We already know the target market of the Mino, so asking for more is like asking for a different product.  The video looked great on both versions of the Mino with obvious favor going towards the HD version.  The only other thing I thought was missing was an earphone jack so you could listen to your movies amidst other noise, or for more private viewings.  There is a small 2.5mm jack to facilitate TV viewing, so that’s cool.  In the end the Mino performs beyond initial expectations, and is so small you’ll forget that you’re carrying a camcorder.  It’s just a fun device to have that you can quick draw and start shooting before any cell phone camera.

On to the software.  Called FlipShare, it is fairly intuitive and easy to figure out what to do.  It offers a myriad of ways to catalog and share your footage.  From making DVD’s from their service or the option to burn your own, you can also:

  • Back up to your computer
  • Email
  • Make a video greeting card
  • Share Online via FaceBook, YouTube, etc.
  • Take snapshots from the videos
  • Play Full Screen on your computer

Flipshare also offers very basic editing in terms of cutting from one side of the video to the other, or better put, adjusting the start and stop times.  It’s another potential gripe, but again, the software is aimed at those who don’t really care about editing.  However, I just reviewed One True Media, which is an online service specializing in easy video editing, that was far better than Flipshare, leagues ahead actually.  I would recommend just exporting your files through the FlipShare DVD option to your desktop, and bring them into One True Media for a far better and expansive experience.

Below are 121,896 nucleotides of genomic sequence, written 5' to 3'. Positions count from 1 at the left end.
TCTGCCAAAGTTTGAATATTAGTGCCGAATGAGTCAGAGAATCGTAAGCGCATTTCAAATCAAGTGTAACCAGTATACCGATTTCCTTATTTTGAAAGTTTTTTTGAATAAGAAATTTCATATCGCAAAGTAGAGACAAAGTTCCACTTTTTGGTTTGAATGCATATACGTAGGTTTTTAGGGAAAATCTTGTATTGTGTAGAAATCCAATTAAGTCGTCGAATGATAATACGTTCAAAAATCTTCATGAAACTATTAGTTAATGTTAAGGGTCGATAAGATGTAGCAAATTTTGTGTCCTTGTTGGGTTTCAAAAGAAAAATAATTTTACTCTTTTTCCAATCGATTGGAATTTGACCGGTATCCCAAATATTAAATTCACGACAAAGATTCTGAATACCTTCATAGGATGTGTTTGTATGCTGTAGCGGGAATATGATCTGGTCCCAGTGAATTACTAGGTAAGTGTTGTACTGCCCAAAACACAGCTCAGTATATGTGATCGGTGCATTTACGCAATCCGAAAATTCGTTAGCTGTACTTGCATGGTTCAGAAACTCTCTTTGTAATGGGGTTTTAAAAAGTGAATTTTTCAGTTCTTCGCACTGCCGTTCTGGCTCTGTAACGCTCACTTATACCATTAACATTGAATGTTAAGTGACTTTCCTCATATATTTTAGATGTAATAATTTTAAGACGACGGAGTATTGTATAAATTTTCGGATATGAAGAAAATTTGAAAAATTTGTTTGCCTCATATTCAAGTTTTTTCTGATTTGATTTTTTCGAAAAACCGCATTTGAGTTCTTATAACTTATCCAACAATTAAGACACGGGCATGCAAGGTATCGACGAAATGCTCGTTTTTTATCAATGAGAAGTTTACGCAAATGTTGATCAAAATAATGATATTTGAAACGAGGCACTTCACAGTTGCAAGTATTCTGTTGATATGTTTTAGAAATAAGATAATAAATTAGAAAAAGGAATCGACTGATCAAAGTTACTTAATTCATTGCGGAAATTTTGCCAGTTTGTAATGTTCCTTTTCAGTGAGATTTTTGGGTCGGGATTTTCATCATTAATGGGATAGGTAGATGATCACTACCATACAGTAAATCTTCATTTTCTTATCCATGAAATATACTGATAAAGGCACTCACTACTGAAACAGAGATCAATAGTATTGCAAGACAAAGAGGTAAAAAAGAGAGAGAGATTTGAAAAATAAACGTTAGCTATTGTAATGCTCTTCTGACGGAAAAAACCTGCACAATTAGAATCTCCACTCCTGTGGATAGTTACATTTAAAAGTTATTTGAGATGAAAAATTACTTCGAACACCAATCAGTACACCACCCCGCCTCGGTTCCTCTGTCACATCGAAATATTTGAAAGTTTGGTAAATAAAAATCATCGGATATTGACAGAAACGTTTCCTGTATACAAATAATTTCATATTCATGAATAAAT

My other main problem with the software was that even though my iMac met the minimum requirements, the videos just didn’t run that well.  Clipping and crashing was a constant that became so annoying that I gave up using it after a bit.  FlipShare also has some crappy proprietary issues as well.  The video would not run unless you converted it from Flipshare first.  This meaning that you could not just take the files from the Mino and run them in QuickTime, they had to go through Flipshare first.  Emailing a video over three minutes in length took way too long.  As I mentioned before, the HD Mino did not work on my Mac.  I used a buddy’s more powerful MacBook and Flipshare did run better, although the video I used to test it wasn’t very long.

Overall, I enjoyed my experiences with the Minos and if I had to choose one, I would go with the standard definition Mino.  For one it works with my computer, is cheaper, and the variety of applications I’d be using it for such as email or Youtube, the viewer isn’t going to care about whether or not it’s in HD or SD.  Plus I am about the only one I know with an HDTV.  The software leaves something to be desired, but that can always be fixed in the future.  Flip Video hits its target with the SD and HD Mino and is worth a look if you are in the market and you are that market.

Pros:

  • Great fun, easy to use
  • Compact design, unobtrusive weight, functions, and modes
  • Plug & Play
  • Quality video & audio

Cons:

  • Software could be much better
  • No light!  Not so great for nightlife
  • Volume changing is too incremented
  • Regular buttons may be better

Buy the HD Mino for $209 here

Buy the SD Mino for $159 here

Customize Your Mino here










Jeff B